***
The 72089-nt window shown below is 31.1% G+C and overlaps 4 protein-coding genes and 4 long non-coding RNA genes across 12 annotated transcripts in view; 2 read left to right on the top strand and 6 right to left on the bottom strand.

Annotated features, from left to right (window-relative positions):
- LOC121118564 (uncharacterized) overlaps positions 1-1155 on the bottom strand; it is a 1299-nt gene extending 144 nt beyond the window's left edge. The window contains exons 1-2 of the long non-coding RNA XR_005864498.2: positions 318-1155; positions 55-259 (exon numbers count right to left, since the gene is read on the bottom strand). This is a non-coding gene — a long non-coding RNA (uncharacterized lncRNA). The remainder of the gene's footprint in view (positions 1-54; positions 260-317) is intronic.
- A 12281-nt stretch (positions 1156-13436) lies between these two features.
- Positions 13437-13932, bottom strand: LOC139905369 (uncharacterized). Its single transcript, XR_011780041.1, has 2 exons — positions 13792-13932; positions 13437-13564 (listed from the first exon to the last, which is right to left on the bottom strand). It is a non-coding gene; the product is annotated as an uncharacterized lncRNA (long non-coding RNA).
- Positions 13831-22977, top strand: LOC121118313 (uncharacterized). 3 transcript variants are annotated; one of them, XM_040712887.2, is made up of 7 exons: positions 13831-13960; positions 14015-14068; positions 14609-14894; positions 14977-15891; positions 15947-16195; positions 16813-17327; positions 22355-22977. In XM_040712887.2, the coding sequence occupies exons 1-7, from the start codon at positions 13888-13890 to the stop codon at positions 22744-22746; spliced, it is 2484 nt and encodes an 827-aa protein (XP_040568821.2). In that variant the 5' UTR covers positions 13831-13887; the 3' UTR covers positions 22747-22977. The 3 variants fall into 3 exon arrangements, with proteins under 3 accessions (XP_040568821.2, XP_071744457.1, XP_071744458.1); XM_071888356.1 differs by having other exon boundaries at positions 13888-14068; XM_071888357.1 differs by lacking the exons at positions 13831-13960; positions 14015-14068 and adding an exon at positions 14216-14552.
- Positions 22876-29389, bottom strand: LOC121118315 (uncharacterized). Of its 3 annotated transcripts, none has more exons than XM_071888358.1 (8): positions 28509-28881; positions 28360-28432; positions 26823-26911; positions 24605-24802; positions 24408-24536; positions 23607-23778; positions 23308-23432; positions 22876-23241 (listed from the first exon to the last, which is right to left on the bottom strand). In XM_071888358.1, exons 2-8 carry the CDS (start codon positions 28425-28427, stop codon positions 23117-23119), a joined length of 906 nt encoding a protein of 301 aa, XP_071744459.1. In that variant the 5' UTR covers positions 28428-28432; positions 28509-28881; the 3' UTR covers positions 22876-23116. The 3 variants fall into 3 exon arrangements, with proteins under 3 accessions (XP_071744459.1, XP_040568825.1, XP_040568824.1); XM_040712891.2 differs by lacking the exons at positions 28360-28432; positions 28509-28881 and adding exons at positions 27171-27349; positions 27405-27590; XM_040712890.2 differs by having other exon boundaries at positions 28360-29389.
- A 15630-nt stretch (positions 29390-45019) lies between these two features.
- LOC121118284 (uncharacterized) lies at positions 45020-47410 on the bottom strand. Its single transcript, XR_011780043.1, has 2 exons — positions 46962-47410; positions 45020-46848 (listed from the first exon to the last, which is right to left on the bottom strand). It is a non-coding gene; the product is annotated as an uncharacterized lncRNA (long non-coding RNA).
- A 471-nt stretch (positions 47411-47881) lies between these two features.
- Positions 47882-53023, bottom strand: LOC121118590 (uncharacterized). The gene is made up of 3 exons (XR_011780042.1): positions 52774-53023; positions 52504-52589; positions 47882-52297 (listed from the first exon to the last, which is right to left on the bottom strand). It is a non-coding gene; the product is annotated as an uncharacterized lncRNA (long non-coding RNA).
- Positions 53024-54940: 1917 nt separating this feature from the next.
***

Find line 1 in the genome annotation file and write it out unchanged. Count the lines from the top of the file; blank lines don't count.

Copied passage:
The 72089-nt window shown below is 31.1% G+C and overlaps 4 protein-coding genes and 4 long non-coding RNA genes across 12 annotated transcripts in view; 2 read left to right on the top strand and 6 right to left on the bottom strand.